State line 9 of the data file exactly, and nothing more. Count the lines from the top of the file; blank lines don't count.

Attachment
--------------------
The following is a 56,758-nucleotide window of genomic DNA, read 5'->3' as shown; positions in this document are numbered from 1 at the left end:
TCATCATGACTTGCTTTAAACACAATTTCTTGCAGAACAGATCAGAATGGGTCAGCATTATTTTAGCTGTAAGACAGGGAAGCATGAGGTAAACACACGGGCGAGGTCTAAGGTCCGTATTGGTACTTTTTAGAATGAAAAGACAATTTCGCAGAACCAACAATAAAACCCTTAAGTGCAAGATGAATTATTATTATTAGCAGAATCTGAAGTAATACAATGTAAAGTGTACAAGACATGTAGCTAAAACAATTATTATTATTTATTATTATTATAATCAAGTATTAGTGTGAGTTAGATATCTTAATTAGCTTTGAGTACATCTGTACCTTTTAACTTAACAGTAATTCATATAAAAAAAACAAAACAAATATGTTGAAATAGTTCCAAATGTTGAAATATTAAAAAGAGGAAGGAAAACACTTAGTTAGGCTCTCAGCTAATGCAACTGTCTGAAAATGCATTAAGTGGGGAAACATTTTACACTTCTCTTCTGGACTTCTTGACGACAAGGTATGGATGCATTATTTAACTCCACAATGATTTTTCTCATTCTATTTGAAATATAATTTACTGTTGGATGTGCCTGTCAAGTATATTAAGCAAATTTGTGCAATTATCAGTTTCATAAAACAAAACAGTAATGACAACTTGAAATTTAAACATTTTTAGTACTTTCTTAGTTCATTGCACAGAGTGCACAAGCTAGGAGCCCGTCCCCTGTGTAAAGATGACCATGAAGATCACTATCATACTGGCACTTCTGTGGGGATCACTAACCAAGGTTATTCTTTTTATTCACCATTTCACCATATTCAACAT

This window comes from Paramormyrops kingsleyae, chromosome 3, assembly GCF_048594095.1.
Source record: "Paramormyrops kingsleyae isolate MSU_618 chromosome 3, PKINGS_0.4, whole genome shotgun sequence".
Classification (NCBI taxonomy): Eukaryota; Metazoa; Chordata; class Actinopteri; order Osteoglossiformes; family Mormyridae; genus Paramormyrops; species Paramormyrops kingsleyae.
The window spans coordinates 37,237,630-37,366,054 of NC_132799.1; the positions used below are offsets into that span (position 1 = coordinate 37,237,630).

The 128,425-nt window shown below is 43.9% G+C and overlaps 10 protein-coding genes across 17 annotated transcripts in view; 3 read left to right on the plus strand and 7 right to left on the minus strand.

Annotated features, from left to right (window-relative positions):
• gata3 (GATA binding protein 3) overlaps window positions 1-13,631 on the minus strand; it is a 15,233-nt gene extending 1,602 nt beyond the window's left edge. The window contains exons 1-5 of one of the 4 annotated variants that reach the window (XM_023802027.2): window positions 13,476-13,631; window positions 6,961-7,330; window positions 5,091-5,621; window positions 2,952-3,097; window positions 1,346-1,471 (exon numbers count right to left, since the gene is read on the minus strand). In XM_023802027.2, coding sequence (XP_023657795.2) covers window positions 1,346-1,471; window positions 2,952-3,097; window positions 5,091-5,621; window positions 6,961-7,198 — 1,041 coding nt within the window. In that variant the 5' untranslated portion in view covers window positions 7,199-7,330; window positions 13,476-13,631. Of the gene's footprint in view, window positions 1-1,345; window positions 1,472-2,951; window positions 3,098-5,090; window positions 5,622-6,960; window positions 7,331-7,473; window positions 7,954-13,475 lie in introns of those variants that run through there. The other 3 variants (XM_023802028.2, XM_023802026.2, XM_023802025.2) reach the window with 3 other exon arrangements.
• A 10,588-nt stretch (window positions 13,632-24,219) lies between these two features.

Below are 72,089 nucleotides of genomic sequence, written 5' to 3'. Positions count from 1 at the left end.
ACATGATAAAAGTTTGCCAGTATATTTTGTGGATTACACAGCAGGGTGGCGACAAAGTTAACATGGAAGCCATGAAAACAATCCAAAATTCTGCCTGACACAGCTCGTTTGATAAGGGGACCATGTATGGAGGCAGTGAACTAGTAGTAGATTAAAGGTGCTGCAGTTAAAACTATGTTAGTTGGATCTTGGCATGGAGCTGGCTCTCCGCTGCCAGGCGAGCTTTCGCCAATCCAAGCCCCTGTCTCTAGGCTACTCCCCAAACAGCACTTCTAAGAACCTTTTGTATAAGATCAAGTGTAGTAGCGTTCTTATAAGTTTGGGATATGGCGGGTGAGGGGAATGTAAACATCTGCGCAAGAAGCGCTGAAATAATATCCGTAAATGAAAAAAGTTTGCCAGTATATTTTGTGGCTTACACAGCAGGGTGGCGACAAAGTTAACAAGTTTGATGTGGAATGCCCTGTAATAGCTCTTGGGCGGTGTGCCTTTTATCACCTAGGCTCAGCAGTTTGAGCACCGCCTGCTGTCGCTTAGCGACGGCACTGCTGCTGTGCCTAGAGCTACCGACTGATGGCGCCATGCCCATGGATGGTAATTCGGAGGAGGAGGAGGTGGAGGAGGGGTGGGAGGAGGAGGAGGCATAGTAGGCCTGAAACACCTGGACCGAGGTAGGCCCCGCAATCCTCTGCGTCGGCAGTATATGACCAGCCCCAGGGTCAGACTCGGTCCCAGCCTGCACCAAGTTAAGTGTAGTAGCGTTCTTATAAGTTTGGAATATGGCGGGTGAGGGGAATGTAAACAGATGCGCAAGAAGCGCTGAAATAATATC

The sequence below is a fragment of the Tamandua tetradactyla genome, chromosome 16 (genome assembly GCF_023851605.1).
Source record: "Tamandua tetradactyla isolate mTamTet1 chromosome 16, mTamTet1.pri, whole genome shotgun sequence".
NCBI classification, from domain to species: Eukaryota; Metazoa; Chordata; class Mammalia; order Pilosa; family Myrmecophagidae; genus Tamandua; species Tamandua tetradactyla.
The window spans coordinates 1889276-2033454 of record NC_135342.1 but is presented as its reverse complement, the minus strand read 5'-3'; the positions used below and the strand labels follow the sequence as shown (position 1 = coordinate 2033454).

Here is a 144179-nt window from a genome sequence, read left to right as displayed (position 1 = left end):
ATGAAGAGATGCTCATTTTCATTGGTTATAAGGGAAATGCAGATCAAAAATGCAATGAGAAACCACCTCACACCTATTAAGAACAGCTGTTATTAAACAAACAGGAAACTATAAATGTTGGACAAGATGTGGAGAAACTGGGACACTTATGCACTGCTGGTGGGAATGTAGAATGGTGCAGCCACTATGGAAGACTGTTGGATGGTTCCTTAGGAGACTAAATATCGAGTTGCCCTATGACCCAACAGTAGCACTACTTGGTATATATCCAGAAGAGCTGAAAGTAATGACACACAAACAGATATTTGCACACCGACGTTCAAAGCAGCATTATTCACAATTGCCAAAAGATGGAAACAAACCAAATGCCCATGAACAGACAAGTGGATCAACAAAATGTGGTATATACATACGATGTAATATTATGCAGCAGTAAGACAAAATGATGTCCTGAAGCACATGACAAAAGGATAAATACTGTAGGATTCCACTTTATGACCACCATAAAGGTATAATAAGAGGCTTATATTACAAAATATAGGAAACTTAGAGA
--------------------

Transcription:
• gata3 (GATA binding protein 3) overlaps window positions 1-13,631 on the minus strand; it is a 15,233-nt gene extending 1,602 nt beyond the window's left edge. The window contains exons 1-5 of one of the 4 annotated variants that reach the window (XM_023802027.2): window positions 13,476-13,631; window positions 6,961-7,330; window positions 5,091-5,621; window positions 2,952-3,097; window positions 1,346-1,471 (exon numbers count right to left, since the gene is read on the minus strand). In XM_023802027.2, coding sequence (XP_023657795.2) covers window positions 1,346-1,471; window positions 2,952-3,097; window positions 5,091-5,621; window positions 6,961-7,198 — 1,041 coding nt within the window. In that variant the 5' untranslated portion in view covers window positions 7,199-7,330; window positions 13,476-13,631. Of the gene's footprint in view, window positions 1-1,345; window positions 1,472-2,951; window positions 3,098-5,090; window positions 5,622-6,960; window positions 7,331-7,473; window positions 7,954-13,475 lie in introns of those variants that run through there. The other 3 variants (XM_023802028.2, XM_023802026.2, XM_023802025.2) reach the window with 3 other exon arrangements.